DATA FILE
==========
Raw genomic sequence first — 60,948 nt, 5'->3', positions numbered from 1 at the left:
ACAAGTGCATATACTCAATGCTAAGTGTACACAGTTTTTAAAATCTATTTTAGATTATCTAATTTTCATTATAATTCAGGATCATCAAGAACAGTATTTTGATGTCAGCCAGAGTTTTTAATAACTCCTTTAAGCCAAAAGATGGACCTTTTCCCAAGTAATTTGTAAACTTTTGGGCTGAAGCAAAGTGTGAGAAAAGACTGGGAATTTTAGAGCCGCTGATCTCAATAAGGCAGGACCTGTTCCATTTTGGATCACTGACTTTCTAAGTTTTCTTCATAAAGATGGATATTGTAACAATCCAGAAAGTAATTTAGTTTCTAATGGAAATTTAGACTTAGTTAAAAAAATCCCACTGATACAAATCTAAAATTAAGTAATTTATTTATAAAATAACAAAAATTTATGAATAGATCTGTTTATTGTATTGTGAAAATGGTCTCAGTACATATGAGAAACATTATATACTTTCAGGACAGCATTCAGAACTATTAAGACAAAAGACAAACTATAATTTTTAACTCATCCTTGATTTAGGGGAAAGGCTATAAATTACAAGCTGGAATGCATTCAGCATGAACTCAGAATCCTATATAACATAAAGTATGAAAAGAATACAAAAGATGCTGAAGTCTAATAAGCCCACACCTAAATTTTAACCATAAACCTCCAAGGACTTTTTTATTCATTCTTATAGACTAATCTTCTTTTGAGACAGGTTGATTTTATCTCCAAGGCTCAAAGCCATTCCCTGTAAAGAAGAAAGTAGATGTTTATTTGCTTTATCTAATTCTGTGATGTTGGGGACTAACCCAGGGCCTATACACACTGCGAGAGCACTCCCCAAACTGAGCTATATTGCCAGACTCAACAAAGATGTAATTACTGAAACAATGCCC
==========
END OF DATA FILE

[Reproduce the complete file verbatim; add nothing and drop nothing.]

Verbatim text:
Raw genomic sequence first — 60,948 nt, 5'->3', positions numbered from 1 at the left:
ACAAGTGCATATACTCAATGCTAAGTGTACACAGTTTTTAAAATCTATTTTAGATTATCTAATTTTCATTATAATTCAGGATCATCAAGAACAGTATTTTGATGTCAGCCAGAGTTTTTAATAACTCCTTTAAGCCAAAAGATGGACCTTTTCCCAAGTAATTTGTAAACTTTTGGGCTGAAGCAAAGTGTGAGAAAAGACTGGGAATTTTAGAGCCGCTGATCTCAATAAGGCAGGACCTGTTCCATTTTGGATCACTGACTTTCTAAGTTTTCTTCATAAAGATGGATATTGTAACAATCCAGAAAGTAATTTAGTTTCTAATGGAAATTTAGACTTAGTTAAAAAAATCCCACTGATACAAATCTAAAATTAAGTAATTTATTTATAAAATAACAAAAATTTATGAATAGATCTGTTTATTGTATTGTGAAAATGGTCTCAGTACATATGAGAAACATTATATACTTTCAGGACAGCATTCAGAACTATTAAGACAAAAGACAAACTATAATTTTTAACTCATCCTTGATTTAGGGGAAAGGCTATAAATTACAAGCTGGAATGCATTCAGCATGAACTCAGAATCCTATATAACATAAAGTATGAAAAGAATACAAAAGATGCTGAAGTCTAATAAGCCCACACCTAAATTTTAACCATAAACCTCCAAGGACTTTTTTATTCATTCTTATAGACTAATCTTCTTTTGAGACAGGTTGATTTTATCTCCAAGGCTCAAAGCCATTCCCTGTAAAGAAGAAAGTAGATGTTTATTTGCTTTATCTAATTCTGTGATGTTGGGGACTAACCCAGGGCCTATACACACTGCGAGAGCACTCCCCAAACTGAGCTATATTGCCAGACTCAACAAAGATGTAATTACTGAAACAATGCCC